The point is, these little discounts aren't much...but, what you can do is to put them all together. Here's what I mean.

I went to the gas station last week to fill up. I fill up at Sheetz in Hamburg because it's on my way to work and gas is usually about 5 cents cheaper there then it is in Reading.. I happen to get my prescriptions filled at Weis Markets which partners with Sheetz for gas discounts. And I use a credit card that gives me 5% cash back on gas for half of the year.

The other reason I choose Sheetz as my gas station is I can save 5 cents off a gallon WITHOUT using their credit card. It's simply a swipe card, similar to a grocery store card. What this means is, I can use discount combinations. I can swipe my Weis card, save 10 cents, swipe my Sheetz card and save 5 cents, and then, I can pay with my Chase Rewards card and save 5%. And by the way, saving 5% on gas is about 3-4x's better than saving 5 cents on the gallon.

So let's add up my discounts:
Gas was $3.45
-10 cents off for Weis
-5 cents off for Sheetz
-5% off from Chase
Gas final price = $3.135/gallon

That's a $3.78 savings for 12 gallons.   Now I'm not going to lie to you - gas is still expensive. But until we all get smart (or desperate) and start riding our bikes to work, combining gas discounts is the best we're gonna get. And by the way, I am totally open to riding my bike everywhere to save money, I'm just looking for someone to push me. Inquire within.

Jan 11, 2013

Ebook freebie until midnight

I always feel it is invaluable to consider the lives and the culture of those who have much less than us. It changes the way we view money and view the things that we have. 

When I was in college, I went on a cross-cultural missions trip to Egypt which ultimately changed the way I view giving to others. On the trip, I met a guy named Ted Oswald who immediately struck me as someone far more intelligent than me, and someone who had a sincere love for grilled cheese sandwiches. Another love of Ted's (besides food) has always been social justice and serving the urban poor. I was very excited to hear that he was working on, and has finished up a book based in Haiti. One Amazon book reviewer said it "takes the reader into the heart of Haiti's political, social, and cultural climate".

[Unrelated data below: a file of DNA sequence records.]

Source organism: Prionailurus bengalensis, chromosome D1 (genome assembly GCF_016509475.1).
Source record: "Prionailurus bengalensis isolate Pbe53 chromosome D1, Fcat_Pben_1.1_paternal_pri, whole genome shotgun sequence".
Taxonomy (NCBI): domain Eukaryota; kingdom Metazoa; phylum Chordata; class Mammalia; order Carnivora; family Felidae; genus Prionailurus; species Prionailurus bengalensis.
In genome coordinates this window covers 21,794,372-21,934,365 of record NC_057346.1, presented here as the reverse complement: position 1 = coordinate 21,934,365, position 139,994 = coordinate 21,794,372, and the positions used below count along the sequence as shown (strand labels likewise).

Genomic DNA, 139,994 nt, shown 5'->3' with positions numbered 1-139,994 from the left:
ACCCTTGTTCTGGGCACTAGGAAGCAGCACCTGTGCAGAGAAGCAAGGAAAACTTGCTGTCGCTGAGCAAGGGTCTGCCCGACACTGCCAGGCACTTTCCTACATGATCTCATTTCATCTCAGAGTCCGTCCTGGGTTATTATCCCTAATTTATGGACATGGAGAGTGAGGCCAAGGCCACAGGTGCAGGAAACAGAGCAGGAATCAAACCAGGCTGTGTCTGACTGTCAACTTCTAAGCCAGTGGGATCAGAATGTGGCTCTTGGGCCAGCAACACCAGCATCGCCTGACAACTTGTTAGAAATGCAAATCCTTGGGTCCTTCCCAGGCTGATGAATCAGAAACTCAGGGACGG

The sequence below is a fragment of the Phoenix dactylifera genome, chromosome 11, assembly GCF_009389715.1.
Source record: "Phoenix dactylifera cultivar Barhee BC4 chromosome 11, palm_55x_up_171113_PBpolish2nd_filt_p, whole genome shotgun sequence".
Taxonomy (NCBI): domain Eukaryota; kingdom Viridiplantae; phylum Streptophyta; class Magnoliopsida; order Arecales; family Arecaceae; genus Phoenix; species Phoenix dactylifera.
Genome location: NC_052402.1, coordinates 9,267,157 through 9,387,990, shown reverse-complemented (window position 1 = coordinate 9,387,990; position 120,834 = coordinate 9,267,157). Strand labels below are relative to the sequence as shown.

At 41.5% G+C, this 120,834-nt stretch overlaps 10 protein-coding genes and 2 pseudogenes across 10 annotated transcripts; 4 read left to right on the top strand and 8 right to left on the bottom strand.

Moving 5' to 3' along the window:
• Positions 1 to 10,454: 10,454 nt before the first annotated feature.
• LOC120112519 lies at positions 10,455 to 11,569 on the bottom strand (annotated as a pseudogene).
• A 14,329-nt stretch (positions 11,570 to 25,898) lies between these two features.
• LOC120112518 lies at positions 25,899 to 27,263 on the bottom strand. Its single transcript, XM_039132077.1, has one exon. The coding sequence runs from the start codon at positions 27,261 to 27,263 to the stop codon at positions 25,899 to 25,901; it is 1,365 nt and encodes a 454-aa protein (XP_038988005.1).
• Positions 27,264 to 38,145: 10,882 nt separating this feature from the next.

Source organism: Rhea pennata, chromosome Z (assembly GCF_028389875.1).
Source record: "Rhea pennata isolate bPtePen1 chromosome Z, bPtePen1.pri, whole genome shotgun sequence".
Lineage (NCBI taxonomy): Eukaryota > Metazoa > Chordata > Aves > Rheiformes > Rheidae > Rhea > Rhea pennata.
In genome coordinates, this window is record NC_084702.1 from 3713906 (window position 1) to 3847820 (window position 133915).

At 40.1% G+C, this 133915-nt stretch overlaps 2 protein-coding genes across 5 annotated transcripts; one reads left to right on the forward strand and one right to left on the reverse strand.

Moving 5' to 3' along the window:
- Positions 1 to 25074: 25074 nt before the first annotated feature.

Up until midnight, you can download a FREE copy of his eBook "Because We Are: A Novel of Haiti". Currently, I'm anxiously awaiting the physical copy of the book to arrive at my house. In the meantime, download your own copy. I have no doubt it will entertain you and challenge you.  

Book Description: When a mother and her infant are murdered on the outskirts of Cité Soleil, Haiti’s most infamous slum, two unexpected detectives emerge: Libète, a brash and headstrong girl of ten, and her brilliant but impoverished friend Jak.

Though made rough-and-tumble on the slum’s streets where gangs, police and UN peacekeepers have long battled for control, the murders stir Libète unlike anything she’s seen before. With the dead quickly forgotten as the community limps on in its grinding struggle to survive, Libète resolves to pursue the truth despite the costs, plunging headfirst into an insidious plot that will threaten her and everything she holds dear.